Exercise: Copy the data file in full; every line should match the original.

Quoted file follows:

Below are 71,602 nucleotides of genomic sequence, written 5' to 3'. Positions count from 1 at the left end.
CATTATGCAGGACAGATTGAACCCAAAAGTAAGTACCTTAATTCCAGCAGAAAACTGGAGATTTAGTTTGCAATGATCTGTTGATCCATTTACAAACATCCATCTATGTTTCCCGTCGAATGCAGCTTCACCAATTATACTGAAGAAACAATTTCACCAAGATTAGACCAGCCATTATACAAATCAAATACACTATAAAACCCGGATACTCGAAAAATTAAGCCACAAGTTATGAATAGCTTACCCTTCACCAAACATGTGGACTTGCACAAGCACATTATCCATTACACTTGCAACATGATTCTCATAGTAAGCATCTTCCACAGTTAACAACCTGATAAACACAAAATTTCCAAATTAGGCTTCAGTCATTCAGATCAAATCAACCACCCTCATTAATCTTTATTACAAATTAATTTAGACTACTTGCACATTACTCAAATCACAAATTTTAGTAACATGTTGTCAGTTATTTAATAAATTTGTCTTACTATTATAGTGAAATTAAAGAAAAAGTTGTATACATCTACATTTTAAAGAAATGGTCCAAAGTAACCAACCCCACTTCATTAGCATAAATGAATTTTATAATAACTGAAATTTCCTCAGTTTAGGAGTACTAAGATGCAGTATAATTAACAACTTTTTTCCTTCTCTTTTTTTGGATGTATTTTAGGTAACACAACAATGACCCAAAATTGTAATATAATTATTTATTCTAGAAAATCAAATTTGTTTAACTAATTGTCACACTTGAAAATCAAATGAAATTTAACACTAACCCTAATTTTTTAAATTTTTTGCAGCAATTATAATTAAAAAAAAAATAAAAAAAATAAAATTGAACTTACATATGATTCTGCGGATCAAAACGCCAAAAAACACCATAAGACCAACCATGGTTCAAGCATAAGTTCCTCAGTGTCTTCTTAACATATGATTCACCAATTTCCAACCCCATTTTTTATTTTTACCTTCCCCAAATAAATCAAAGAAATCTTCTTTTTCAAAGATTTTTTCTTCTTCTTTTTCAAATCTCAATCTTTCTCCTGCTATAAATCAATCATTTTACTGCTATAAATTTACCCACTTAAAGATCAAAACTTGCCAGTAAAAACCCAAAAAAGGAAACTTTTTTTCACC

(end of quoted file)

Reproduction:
Below are 71,602 nucleotides of genomic sequence, written 5' to 3'. Positions count from 1 at the left end.
CATTATGCAGGACAGATTGAACCCAAAAGTAAGTACCTTAATTCCAGCAGAAAACTGGAGATTTAGTTTGCAATGATCTGTTGATCCATTTACAAACATCCATCTATGTTTCCCGTCGAATGCAGCTTCACCAATTATACTGAAGAAACAATTTCACCAAGATTAGACCAGCCATTATACAAATCAAATACACTATAAAACCCGGATACTCGAAAAATTAAGCCACAAGTTATGAATAGCTTACCCTTCACCAAACATGTGGACTTGCACAAGCACATTATCCATTACACTTGCAACATGATTCTCATAGTAAGCATCTTCCACAGTTAACAACCTGATAAACACAAAATTTCCAAATTAGGCTTCAGTCATTCAGATCAAATCAACCACCCTCATTAATCTTTATTACAAATTAATTTAGACTACTTGCACATTACTCAAATCACAAATTTTAGTAACATGTTGTCAGTTATTTAATAAATTTGTCTTACTATTATAGTGAAATTAAAGAAAAAGTTGTATACATCTACATTTTAAAGAAATGGTCCAAAGTAACCAACCCCACTTCATTAGCATAAATGAATTTTATAATAACTGAAATTTCCTCAGTTTAGGAGTACTAAGATGCAGTATAATTAACAACTTTTTTCCTTCTCTTTTTTTGGATGTATTTTAGGTAACACAACAATGACCCAAAATTGTAATATAATTATTTATTCTAGAAAATCAAATTTGTTTAACTAATTGTCACACTTGAAAATCAAATGAAATTTAACACTAACCCTAATTTTTTAAATTTTTTGCAGCAATTATAATTAAAAAAAAAATAAAAAAAATAAAATTGAACTTACATATGATTCTGCGGATCAAAACGCCAAAAAACACCATAAGACCAACCATGGTTCAAGCATAAGTTCCTCAGTGTCTTCTTAACATATGATTCACCAATTTCCAACCCCATTTTTTATTTTTACCTTCCCCAAATAAATCAAAGAAATCTTCTTTTTCAAAGATTTTTTCTTCTTCTTTTTCAAATCTCAATCTTTCTCCTGCTATAAATCAATCATTTTACTGCTATAAATTTACCCACTTAAAGATCAAAACTTGCCAGTAAAAACCCAAAAAAGGAAACTTTTTTTCACC